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CMS Bureau of Property Management State Surplus Property. Recycling & Scrap Electronics Chip Gass, I-Cycle Coordinator on behalf of Curtis A. Howard, Administrator. Digital Dump: Toxic Trade The High Tech Trashing of our World.

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cms bureau of property management state surplus property

CMS Bureau of Property ManagementState Surplus Property

Recycling & Scrap Electronics

Chip Gass, I-Cycle Coordinator on behalf ofCurtis A. Howard, Administrator

Digital Dump: Toxic Trade

The High Tech Trashing of our World

digital dump where we came in

In October 2005, the Basel Action Network, an environmental watchdog group, contacted CMS State Surplus about discarded electronics found in Lagos Nigeria, Africa

  • CMS was notified of the release of a news breaking photo-documentary
  • Blistering report documented evidence of computers owned by the State of Illinois being found burning in a roadside ditch
  • 12 State agency assets belonging to seven (7) agencies, among these:
  • IDOT, DNR, IDES, ISP, DHS, and others

Digital Dump: Where we came in…

turning the tide on toxic technology

CMS State Surplus took the initiative to mitigate the social and environmental impact of the “digital dump” and formulated a comprehensive plan to ensure the environmentally-friendly disposal of the state’s discarded electronics

  • Key Objectives:
  • Compliance with P.A. 93-0306 removal of sensitive information from hard drives
  • Environmentally responsible disposal of obsolete IT technology

Turning the Tide on Toxic Technology

turning the tide on toxic technology4

In 2006, 14 companies across the nation responded to the state’s solicitation to identify a qualified vendor to provide “one-stop-shopping” to meet identified objectives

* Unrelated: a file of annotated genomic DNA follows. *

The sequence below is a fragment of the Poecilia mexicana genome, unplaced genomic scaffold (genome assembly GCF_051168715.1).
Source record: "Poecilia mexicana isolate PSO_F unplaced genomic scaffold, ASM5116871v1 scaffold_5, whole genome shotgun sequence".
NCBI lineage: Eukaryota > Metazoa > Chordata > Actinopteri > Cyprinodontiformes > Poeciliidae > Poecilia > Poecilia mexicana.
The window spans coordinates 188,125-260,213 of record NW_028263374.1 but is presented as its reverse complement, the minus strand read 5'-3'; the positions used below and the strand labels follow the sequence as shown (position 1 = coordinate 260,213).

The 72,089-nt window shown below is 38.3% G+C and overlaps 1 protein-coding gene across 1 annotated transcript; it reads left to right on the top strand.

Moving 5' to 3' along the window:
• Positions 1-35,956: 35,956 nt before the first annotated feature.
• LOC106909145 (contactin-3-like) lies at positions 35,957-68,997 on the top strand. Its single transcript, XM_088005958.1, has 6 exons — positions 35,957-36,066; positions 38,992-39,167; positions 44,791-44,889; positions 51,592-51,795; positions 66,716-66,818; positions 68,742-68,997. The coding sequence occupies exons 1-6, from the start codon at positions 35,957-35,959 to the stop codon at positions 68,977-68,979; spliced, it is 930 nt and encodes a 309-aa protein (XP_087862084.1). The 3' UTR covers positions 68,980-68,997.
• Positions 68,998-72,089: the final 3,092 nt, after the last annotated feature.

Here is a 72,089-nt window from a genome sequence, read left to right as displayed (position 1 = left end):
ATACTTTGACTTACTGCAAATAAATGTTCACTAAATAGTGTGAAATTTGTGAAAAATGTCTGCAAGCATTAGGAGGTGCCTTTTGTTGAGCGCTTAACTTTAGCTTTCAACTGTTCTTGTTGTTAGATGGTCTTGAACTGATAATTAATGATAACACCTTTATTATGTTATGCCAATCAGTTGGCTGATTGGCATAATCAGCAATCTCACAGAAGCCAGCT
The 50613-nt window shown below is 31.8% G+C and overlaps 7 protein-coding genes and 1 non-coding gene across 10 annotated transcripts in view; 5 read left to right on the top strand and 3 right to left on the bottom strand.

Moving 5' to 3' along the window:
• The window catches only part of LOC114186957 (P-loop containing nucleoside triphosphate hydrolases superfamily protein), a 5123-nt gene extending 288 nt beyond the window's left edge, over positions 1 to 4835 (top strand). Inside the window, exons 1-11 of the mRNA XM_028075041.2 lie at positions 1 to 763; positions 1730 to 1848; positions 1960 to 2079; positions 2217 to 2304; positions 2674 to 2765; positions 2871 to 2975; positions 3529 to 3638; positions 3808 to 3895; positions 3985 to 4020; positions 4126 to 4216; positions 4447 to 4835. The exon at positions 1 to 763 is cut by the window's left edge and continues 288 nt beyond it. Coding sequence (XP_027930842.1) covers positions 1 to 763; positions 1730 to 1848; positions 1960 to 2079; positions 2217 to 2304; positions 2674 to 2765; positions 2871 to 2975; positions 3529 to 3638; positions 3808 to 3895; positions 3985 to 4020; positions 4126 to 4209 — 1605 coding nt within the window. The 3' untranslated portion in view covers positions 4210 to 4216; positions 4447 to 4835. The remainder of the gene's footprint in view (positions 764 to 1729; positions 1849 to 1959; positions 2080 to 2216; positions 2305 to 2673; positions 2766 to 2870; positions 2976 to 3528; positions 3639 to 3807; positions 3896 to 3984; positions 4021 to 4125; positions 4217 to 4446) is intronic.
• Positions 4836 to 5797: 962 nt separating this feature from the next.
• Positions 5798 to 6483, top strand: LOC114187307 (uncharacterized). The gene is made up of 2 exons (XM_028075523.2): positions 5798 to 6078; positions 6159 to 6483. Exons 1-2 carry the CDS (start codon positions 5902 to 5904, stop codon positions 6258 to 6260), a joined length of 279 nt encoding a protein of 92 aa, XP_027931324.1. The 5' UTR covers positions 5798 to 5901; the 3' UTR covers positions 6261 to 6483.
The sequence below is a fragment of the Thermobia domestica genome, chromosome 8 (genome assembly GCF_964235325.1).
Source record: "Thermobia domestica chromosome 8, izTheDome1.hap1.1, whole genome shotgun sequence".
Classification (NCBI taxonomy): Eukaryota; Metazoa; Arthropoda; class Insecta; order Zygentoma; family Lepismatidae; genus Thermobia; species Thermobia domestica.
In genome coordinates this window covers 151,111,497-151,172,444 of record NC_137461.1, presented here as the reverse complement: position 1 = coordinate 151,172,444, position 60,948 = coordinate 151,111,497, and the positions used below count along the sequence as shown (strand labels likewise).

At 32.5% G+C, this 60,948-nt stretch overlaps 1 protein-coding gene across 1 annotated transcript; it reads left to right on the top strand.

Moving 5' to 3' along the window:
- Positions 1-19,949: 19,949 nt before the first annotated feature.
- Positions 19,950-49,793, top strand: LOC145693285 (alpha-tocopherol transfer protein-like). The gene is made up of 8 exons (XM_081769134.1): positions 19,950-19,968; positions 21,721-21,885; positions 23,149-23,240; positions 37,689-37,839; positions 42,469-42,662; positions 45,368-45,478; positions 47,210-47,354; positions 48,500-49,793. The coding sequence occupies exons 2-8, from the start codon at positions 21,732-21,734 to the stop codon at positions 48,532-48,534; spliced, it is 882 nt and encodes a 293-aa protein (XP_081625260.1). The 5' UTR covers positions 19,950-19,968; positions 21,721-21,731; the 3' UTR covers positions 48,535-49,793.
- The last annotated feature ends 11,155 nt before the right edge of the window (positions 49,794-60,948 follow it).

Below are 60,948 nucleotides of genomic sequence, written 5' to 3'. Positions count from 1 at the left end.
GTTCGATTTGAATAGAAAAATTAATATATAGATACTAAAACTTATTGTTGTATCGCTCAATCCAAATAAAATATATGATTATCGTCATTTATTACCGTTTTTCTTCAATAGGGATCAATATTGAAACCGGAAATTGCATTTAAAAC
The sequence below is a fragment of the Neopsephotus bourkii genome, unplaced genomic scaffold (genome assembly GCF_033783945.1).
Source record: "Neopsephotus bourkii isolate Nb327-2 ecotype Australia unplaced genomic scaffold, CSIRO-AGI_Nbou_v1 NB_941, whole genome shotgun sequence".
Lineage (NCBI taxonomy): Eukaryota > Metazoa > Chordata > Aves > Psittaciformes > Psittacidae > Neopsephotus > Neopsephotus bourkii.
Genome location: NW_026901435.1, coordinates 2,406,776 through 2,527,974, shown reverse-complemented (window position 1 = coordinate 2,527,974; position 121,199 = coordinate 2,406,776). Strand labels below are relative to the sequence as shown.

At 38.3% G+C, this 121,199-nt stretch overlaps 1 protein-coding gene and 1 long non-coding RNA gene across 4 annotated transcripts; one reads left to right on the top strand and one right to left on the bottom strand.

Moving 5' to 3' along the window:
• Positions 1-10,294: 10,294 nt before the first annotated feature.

• Outcome:
  • Creation of a master contract to provide the following services:
  • Collection and Transportation
  • Data collecting device wiped
    • Data preservation, if required
  • Certification of erasure
  • Diagnosis
  • Repair
  • Redeploy
  • Certification of recycling

Turning the Tide on Toxic Technology

turning the tide on toxic technology5

CMS concludes evaluation of master contract RFP and posts award

Director of CMS executes final contract for data wiping and recycling

Director of CMS notifies agencies, boards, commissions and universities

September 2006

January 2007

July 1, 2007

Governor Announces Executive Order #12 requiring Electronics Recycling

CMS State Surplus Property is first division to begin recycling

Turning the Tide on Toxic Technology

October 2006

April 2007

Result:

By policy of the Director, effective July 1, 2007, CMS State Surplus Property no longer accepts scrap computers, printers, fax machines, copiers, etc., at its central warehouse.

turning the tide on toxic technology6

ELECTRONIC EQUIPMENT ACCEPTED UNDER MASTER AGREEMENT

  • LAPTOPS
  • DESKTOPS
  • SERVERS
  • MONITORS (CRT & LCD)
  • PDA’S (Palm/Blackberry)
  • PRINTERS
  • DIGITAL CAMERAS
  • MID-RANGE/MAIN FRAMES
  • KEYBOARDS, MICE, CABLES
  • FAX MACHINES
  • TAPE DRIVES
  • MEDIA
  • PROJECTORS
  • PHONE SYSTEMS
  • PHONES INCL. CELL
  • HUBS/SWITCHES/ROUTERS
  • STORAGE DEVICES
  • SCANNERS – Bar code
  • TVs
  • COPIERS
  • VCRs

Turning the Tide on Toxic Technology

turning the tide on toxic technology7

ELECTRONIC EQUIPMENT NOT ACCEPTED UNDER MASTER AGREEMENT